What does it mean to finish a cow?
‘Finishing a cow’ means to fatten them so they are ready.
This is your cleaned-up – sneak peek into the Ockels household and what we are going to have for Christmas Eve – a bit of a tradition now for the past 5 years. Become a little bit of a tradition. I think this piece would feed 10 adults.
We also have a side piece here and you can get a couple of nice filets out of that. If you want the trim and the silver skin to take home and make beef broth or whatever else, we are more than happy to bag that up for y’all.
Chef Matt – are you ready?
Give it to Chef Matt here and let him show you.
Thanks Christian. That’s beautiful.
What Christian and I did a couple of hours ago – we cleaned up and tied them up. This is the tail of the tenderloin. We cut it into 2 pieces and tied them together. This here is the Chateaubriand. We are going to sear these and finish in the oven.
There are two ways – you can do a reverse sear start in the oven. Or what I’m going to do a sear first and then I’m going to take the drippings from the pan and use it for my sauce.
We are going to make a wine reduction sauce.
We are going to roast these mushrooms and shallots and seal everything up with Champs KISS – Keep it Simple – salt, pepper, and garlic. And then I’m going to take this and lay the mushrooms out on a baking sheet and put some fresh thyme on top of them and cover them with sliced shallots and put them in the oven.
Now that is going to take a little bit for that to roast. The shallots and thyme – those flavors are going to be in the mushrooms and then after we reduce with wine we will toss them in a pan over here.
You don’t have to tie the tenderloin. Personal preference.
I’ve cooked all over the country from New York City to South Texas and this is some of the best steak I’ve ever had. Super tender. Super flavorful. They take the extra time to fatten them up and finish them off – that last bit of time is where the flavor comes from. So, I’ve seasoned this about 2 hours ago. A lot of moisture is pulled off. And allow the salt osmosis – any time you do a big roast, the earlier you can season the better. Tender – season for a couple of hours. More Champs KISS. A lot of the seasoning pulls off with the moisture.
Now I’ve got a blazing hot pan – and we are searing the outside. That’s all we are going to do. Depending on how hot the pan is, you could put some oil in it. I just do it dry. Be careful not to burn the oil if you use it. So, if you do a reverse sear put in the oven 200F for about an hour. You are just getting the meat up to 180 and then you are going to finish it off with a hot sear in a pan.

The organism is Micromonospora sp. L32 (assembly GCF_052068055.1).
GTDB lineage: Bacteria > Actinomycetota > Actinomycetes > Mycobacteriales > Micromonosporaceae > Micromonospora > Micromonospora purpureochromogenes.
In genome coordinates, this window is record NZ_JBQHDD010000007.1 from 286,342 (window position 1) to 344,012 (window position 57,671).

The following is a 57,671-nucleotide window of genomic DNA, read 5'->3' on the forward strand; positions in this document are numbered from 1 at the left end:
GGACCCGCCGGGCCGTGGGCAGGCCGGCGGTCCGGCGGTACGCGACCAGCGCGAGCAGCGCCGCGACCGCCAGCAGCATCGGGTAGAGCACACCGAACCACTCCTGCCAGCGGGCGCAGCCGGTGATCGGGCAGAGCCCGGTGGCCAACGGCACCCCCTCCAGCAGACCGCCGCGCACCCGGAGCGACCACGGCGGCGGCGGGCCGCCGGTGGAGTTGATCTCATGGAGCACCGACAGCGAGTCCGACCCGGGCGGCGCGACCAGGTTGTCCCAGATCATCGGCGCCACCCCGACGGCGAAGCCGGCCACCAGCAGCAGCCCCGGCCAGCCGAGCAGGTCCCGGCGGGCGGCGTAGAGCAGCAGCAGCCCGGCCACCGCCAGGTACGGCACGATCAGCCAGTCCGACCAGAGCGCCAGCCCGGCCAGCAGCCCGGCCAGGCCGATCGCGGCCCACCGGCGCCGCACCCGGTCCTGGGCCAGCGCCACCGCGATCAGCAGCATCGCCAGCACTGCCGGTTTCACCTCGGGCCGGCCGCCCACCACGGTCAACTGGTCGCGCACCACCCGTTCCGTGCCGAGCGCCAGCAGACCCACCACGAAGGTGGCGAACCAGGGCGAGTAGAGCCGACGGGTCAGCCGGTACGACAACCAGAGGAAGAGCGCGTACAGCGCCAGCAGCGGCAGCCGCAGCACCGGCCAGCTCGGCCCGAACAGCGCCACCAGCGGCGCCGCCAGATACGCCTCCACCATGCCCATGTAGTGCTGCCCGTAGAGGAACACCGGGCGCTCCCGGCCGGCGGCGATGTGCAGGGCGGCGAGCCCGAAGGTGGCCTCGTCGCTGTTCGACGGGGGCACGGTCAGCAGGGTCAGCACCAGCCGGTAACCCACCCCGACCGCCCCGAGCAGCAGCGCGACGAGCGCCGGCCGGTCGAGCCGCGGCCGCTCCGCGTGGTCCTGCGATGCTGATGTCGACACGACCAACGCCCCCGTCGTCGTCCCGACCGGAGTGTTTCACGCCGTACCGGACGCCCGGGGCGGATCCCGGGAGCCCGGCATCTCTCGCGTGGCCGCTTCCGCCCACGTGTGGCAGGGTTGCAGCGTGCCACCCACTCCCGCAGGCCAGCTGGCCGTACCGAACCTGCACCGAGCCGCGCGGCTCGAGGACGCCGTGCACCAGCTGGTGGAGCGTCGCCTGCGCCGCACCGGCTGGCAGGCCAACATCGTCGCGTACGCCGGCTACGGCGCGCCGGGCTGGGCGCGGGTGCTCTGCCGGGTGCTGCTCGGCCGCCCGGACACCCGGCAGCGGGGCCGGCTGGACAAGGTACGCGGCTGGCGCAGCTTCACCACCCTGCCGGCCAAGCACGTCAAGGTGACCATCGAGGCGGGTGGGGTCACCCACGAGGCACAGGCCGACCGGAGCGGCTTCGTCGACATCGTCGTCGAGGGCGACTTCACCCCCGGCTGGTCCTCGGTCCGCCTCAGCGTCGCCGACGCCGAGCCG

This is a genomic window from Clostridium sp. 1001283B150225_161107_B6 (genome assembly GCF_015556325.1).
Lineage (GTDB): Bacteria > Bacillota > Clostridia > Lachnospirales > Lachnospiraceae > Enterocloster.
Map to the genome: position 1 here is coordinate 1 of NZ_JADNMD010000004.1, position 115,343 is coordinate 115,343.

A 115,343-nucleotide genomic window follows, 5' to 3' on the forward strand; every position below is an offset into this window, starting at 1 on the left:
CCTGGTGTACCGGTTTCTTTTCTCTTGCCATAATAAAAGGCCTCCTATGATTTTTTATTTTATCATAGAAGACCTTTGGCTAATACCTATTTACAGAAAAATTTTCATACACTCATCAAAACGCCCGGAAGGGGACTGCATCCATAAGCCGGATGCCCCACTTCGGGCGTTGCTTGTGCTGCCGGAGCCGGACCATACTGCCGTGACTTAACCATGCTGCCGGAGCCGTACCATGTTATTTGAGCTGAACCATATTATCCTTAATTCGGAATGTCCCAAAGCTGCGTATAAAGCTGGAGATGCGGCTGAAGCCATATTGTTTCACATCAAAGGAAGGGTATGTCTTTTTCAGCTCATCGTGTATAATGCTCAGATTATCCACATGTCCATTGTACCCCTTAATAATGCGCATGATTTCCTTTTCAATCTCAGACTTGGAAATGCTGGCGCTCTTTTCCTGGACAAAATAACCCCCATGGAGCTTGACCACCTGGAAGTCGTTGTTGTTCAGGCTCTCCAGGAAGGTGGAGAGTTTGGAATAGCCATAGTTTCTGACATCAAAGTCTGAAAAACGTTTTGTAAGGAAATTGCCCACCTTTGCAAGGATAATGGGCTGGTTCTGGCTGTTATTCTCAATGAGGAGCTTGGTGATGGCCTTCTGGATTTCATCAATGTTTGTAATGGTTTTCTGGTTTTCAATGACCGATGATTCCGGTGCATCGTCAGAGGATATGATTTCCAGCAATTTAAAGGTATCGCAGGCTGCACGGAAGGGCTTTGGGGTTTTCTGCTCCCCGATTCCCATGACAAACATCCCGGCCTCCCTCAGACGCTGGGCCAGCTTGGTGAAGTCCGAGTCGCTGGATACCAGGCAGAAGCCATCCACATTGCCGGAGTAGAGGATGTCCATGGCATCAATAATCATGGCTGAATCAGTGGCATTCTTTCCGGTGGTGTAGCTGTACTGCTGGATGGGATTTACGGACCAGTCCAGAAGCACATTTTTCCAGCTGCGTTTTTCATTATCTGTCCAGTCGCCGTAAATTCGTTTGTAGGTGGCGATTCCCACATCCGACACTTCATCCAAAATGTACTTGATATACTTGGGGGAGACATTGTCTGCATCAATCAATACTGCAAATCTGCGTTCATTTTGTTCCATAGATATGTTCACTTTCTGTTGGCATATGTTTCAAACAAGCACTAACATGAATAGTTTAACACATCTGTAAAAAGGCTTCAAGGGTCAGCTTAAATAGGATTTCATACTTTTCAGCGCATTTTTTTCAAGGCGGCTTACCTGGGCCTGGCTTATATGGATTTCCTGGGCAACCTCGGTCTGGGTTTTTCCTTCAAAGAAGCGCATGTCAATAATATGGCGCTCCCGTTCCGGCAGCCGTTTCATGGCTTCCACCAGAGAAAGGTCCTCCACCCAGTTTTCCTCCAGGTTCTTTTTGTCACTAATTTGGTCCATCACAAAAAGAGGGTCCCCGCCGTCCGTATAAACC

Plan on at least a ten-minute rest time or up to a half hour. If half an hour – you can throw a towel over it so it retains the heat.
Chef Matt- why do we rest the meat?
It allows the muscle to relax back, and the moisture will get all the way through. If you let it relax that moisture will be throughout the meat.
When I was a kid, the whole day of Christmas was about cooking Christmas dinner. With this dish, it’s easy. I don’t want to miss the party cooking all day.
I use whatever wine I’m drinking for the reduction unless it is like really nice wine. By searing the meat in the pan, and by making the sauce in the same pan, we are keeping all the flavor together.
Mushrooms and shallots were roasted earlier. Pulling off as many of the thyme sprigs as I can. Sauté roasted mushrooms in a little oil.
We are at the new location at 4750 SPID in Star Plaza. And the 3rd Friday of every month, we have our Monthly wine tasting from 4:30 – 6:30. So come join us today.
Be sure to check out everything else we do here when you get your Wagyu filet. Tenderloins, Sausages, great dry sausage for your Charcuterie board, smoked sausages, and some sides such as Truffle Roasted potatoes or Mac and Cheese.
Those we do 350F – 30 min covered, and 30 min uncovered depending on which side and how you like them finished.
We make the sides here right in the kitchen at Champs.
Adding a Felino Cabernet wine to the mushrooms and shallots, mixing. It’s one of the wines featured for our wine tasting today.
Turned the oven off completely. Finish with a little bit of butter to make it extra rich. Extra rich.
I like everything about South Texas, especially the Beef. The beef and sunsets. Sunrises.
Butter makes everything better.
We will put that on a shirt.
Cutting the ties off. Look how tender that is – falling apart. This is the tail cut. Beautiful. Perfect. Medium rare. Look how tender that is. That’s the chef’s piece.
We have some people who have just joined.
We are at Champs Meat Market, Star Plaza. This is our Wagyu Tenderloin we just pulled out of the oven. Roasted it. Seared off and roasted. Roasted cremini mushrooms and shallots in wine reduction. When I do plates like this – I like to leave a couple of sticks of herbs in there – rustic. And they know they made it yourself.
Balsamic – I always like to add that for a little blast right at the end. Champs roasted Wagyu tenderloin with shallots and mushrooms. Looks pretty good there. Super easy. Something you can do. Reverse sear instead and if you like cut steaks and do individual sears and cook how folks like. I like doing it this way – they can grab as many pieces as they want. Great holiday meal – great holiday tradition. This is what we will have for Christmas Eve as well.
Before we dig in – this is a cleaned-up Tenderloin – this is not the tenderloin we showed earlier – this is a bit smaller. Generally, with a filet, a half-pound serving is a good portion size for adults. This piece will feed six people.
Corey Zamora, our sommelier, has selected all our wines. Come by and see us and try some Wagyu tenderloin. Thank you.